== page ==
And if someone fails to produce the xanax and painkillers they were supposed to mail you, go out and buy the last ounce of GHB from the ****** you get all your drugs from. Sure it'll be overpriced and taste strange and you'll half wonder if maybe it was just semen-flavored water, but whatever.

Somewhat Damaged
08-15-2007, 11:47 PM
Somewhat--are you chick or dude? As far as your movie-related issues go, I recommend asking for my opinion before dumping your life into another script and also finding better material to be inspired by that Eternal Sunshine. Not that it's not a great movie, but you're never going to get anything particularly marketable and/or accessible to the public drawing from films based around how "dreamlike" life can be. Dreams are for little kids--adults have better stories to tell.

With regards to CBT--um, don't really know. Heard of it, haven't tried it. Somewhat, I'd recomend being wary of psychologists, though. Their profession only continues if their customers continue to have problems. It's true of psychiatrists as well to some degree, but at least with psychiatristry they'll give you an idea of what might cure you chemically, should you ever even start to feel cured in the first place. Psychologists, well, not so much.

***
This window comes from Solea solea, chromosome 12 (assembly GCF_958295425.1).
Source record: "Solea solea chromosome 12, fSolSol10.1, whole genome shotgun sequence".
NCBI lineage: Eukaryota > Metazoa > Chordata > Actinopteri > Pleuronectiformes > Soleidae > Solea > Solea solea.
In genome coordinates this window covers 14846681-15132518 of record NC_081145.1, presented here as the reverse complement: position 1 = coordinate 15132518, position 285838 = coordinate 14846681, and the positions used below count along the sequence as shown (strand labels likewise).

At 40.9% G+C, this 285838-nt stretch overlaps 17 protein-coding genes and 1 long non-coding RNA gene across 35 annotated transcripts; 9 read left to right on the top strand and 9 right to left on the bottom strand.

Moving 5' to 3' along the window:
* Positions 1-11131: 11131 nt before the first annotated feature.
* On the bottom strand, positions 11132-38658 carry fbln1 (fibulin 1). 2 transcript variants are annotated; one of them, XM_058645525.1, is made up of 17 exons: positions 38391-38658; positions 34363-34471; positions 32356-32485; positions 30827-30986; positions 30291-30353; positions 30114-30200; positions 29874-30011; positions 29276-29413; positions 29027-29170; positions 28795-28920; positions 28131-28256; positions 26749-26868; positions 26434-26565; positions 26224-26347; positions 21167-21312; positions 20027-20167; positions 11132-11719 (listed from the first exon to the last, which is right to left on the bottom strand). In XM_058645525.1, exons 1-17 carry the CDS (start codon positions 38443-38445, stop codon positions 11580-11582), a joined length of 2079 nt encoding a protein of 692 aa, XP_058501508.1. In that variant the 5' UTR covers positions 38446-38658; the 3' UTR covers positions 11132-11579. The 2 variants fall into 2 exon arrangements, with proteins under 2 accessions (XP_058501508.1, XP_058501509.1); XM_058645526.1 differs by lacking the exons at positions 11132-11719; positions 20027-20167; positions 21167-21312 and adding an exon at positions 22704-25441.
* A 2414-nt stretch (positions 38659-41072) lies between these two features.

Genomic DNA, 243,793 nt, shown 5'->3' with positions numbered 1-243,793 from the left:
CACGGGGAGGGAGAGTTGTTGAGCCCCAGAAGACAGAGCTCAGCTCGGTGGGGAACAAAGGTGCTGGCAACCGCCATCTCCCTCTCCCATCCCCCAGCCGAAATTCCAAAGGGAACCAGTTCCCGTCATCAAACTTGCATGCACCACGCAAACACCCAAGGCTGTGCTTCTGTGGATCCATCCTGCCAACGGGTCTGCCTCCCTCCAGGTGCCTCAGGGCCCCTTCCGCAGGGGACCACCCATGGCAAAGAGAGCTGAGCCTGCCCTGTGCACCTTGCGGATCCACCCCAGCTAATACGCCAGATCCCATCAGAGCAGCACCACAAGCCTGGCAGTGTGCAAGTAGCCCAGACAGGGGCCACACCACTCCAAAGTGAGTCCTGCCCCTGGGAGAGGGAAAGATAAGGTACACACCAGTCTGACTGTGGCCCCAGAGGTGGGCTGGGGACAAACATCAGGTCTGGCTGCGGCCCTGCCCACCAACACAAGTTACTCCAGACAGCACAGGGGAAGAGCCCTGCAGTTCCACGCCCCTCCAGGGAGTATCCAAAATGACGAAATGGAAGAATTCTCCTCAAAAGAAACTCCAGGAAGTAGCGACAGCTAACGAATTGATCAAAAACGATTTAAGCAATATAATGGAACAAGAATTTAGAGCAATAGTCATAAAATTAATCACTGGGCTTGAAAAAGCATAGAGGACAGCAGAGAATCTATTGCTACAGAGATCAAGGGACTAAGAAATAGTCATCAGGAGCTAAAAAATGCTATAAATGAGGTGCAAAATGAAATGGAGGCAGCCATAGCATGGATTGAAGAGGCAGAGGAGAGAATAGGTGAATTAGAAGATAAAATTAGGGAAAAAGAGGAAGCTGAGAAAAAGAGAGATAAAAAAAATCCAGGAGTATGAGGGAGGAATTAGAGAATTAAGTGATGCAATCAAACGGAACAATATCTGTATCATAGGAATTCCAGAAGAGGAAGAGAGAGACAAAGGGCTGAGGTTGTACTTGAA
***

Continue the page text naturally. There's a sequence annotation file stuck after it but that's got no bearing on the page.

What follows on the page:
I'm a dude and I'm perfectly content with the films that influence me, but thanks for the offer. As much as I admire Eternal Sunshine, Richard Linklater's Before Sunrise/Sunset are closer to the style of stories I'm interested in making, meaning I don't really do films based on how "dreamlike" life can be. As for my psychologist, I've never actually paid for a single session -- I was court-ordered so the state has been picking up the tab all these years, something they've tried wriggling out of on more than a couple ocassions. I have gotten to a point recently where I don't look forward to making my appointments because I don't really feel they're necessary all the time. But again, suggestion duly noted.